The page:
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Inside 'Sesame Street' And Its Mission To Raise Resilient Kids

Category: Education,Other

Sesame Street” premiered 50 years ago this year, and from the start, its mission has been to make quality early education accessible for every child. The show’s idea of education isn’t limited to just letters and numbers: It means empathy, kindness, resilience and the other social and emotional skills kids need to thrive.

To celebrate the milestone, “Sesame Street” and the nonprofit behind it, Sesame Workshop, are hosting a yearlong celebration filled with celebrity cameos, social media campaigns and even a nationwide road trip. Over the last five decades, the Peabody Award-winning show has tried to put kids first with its purposeful writing and direction that tackle tough topics in the life of a child.

There was the “Sesame Street” special in 1983 when the show grappled with addressing the sudden death of Will Lee, the actor who portrayed the neighborhood’s beloved Mr. Hooper.

The death of Mr. Hooper led
The death of Mr. Hooper led "Sesame Street" to help kids learn about grieving. 

The Sesame Workshop team met with child psychologists, religious leaders and other experts to create a special so the show’s little viewers could say goodbye to Mr. Hooper. In it, the other characters had to teach Big Bird that his friend wasn’t coming back, but that he’d still have his memories of him.

“And we can remember him, and remember him, and remember him as much as we want to,” Big Bird said in the episode. The special aired on Thanksgiving, when Sesame Workshop knew many parents and caretakers would be home to talk with their kids about the episode.

That same decade, the show changed one of its characters’ plots amid a growing cultural awareness of the problem of child sex abuse. Originally, Mr. Snuffleupagus was a character who would enter and exit the scene before anyone but Big Bird could see him. That meant other characters didn’t believe Big Bird when he’d tell them about his friend. Not wanting to discourage kids from coming forward for fear of being doubted, the show decided to introduce Mr. Snuffleupagus to everyone else, and Big Bird’s friends assured him they would believe him from then on.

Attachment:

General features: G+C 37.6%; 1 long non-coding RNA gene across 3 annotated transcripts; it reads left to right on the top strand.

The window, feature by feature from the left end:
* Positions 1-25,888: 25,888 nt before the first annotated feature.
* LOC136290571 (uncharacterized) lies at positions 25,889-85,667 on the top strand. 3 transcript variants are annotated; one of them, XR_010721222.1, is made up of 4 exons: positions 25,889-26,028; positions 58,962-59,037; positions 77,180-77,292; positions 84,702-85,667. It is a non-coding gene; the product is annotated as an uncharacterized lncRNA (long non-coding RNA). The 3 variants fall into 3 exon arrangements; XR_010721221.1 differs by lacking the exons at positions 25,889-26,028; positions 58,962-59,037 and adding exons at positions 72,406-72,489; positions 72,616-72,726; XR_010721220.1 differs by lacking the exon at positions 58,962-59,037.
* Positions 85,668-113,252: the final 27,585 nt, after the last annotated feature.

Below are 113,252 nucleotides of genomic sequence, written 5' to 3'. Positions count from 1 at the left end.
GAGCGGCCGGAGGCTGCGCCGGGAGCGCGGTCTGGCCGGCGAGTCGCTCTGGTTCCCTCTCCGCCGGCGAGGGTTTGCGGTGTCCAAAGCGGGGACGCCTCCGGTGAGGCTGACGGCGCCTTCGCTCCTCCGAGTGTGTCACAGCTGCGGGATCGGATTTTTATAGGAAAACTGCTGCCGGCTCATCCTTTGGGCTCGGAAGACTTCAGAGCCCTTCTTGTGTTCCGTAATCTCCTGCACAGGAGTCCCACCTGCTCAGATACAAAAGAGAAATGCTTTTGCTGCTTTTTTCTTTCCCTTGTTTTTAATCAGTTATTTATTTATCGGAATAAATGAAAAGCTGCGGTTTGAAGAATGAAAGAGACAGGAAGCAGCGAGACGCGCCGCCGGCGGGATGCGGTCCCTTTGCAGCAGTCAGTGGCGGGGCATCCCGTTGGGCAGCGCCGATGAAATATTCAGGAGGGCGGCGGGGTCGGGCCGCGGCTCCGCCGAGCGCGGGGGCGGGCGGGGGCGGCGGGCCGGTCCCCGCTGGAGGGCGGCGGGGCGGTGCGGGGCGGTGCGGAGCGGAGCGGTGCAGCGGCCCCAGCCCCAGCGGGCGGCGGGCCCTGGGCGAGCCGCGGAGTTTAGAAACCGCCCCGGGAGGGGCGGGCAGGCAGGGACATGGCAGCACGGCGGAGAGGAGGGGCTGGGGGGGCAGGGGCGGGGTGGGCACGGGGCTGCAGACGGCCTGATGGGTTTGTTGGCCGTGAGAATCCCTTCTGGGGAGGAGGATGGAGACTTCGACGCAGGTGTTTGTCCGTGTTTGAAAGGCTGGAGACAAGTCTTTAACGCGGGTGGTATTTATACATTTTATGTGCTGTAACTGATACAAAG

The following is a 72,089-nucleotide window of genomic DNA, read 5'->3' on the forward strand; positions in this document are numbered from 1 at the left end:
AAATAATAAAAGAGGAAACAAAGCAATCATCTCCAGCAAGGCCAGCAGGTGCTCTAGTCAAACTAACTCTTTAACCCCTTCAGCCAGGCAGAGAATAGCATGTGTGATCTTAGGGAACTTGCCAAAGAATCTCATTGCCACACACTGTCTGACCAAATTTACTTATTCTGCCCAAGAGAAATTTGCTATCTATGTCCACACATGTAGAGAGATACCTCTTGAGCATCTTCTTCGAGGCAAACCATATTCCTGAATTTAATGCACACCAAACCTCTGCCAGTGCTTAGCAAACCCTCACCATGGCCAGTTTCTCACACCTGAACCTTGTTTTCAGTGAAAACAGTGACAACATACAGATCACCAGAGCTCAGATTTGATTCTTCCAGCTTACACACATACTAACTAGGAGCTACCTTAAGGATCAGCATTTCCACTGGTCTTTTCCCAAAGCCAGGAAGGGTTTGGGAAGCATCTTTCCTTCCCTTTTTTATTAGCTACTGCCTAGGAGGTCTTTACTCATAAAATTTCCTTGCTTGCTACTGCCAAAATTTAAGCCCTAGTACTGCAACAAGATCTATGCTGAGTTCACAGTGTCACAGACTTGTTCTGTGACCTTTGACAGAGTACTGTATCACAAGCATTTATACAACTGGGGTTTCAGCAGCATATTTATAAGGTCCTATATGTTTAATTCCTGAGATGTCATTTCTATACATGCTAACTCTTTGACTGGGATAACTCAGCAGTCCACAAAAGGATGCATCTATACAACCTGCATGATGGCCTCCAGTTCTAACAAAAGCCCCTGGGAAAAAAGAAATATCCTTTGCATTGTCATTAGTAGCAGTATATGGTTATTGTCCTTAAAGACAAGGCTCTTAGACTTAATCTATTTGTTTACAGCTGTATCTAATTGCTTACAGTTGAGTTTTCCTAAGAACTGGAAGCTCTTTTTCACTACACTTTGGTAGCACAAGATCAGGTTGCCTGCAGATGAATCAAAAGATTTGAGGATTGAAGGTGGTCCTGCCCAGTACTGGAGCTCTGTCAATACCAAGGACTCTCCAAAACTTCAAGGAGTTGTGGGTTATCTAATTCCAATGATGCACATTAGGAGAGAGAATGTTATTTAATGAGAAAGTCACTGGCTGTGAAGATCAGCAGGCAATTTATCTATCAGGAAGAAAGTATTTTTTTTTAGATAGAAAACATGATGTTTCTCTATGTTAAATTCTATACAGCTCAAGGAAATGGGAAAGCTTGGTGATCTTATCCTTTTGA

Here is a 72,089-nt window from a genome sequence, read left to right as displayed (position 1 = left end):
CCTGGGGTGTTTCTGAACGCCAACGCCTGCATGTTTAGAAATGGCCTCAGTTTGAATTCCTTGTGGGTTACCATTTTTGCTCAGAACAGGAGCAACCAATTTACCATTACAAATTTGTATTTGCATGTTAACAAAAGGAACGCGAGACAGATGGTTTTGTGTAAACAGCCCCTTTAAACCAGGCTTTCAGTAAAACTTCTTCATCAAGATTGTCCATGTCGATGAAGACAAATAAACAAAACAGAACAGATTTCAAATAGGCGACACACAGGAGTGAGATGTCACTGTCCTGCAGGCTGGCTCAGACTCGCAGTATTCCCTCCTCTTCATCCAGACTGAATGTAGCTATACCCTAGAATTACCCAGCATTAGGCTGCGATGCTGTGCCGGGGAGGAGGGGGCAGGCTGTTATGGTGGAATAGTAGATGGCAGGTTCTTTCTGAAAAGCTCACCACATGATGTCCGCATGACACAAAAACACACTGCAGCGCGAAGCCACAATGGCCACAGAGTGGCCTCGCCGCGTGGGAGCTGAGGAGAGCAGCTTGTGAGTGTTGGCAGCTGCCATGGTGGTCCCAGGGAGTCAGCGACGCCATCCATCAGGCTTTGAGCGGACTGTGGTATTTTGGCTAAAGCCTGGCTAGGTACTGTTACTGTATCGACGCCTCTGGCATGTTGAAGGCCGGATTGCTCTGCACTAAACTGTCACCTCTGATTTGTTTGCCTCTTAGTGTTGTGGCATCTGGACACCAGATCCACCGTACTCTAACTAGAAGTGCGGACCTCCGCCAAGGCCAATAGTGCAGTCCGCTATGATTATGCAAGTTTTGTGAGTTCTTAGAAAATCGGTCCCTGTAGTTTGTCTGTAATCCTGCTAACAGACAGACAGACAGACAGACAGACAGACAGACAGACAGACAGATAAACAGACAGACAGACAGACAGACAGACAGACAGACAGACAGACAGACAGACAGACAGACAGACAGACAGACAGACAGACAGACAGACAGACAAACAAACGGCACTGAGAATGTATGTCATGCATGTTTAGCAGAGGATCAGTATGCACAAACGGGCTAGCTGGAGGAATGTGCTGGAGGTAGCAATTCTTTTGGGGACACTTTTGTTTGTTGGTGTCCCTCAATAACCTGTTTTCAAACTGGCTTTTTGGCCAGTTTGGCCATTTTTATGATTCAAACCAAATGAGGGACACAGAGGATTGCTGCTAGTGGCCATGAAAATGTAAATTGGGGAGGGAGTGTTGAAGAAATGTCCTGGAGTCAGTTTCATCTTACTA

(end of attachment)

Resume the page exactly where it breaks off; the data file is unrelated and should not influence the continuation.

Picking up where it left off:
The show's first season aired in 1969 with a diverse cast.
The show's first season aired in 1969 with a diverse cast.

And then there was 9/11. After the terrorist attacks in New York City, where “Sesame Street” is filmed, the show aired an episode in which Elmo becomes traumatized by a fire at Hooper’s Store and is frightened by the firefighters. He then visits a fire station where he learns more about their jobs as well as fire safety tips. The interaction served as a way to help kids struggling with the real-life events, and as a nod of appreciation to the FDNY for its indispensable help during the attacks.

According to Sherrie Westin, president of global impact and philanthropy at Sesame Workshop, it’s this effort to see the world through the eyes of a child that has helped “Sesame Street” become one of the longest-running shows in history.

“One of the most impressive things about Sesame to me is that we’ve always stayed true to our origins, our basic DNA in terms of addressing the needs of young children,” she said. “And I think the reason we stay relevant is because by always focusing on what those needs are, as the needs change, we step up.”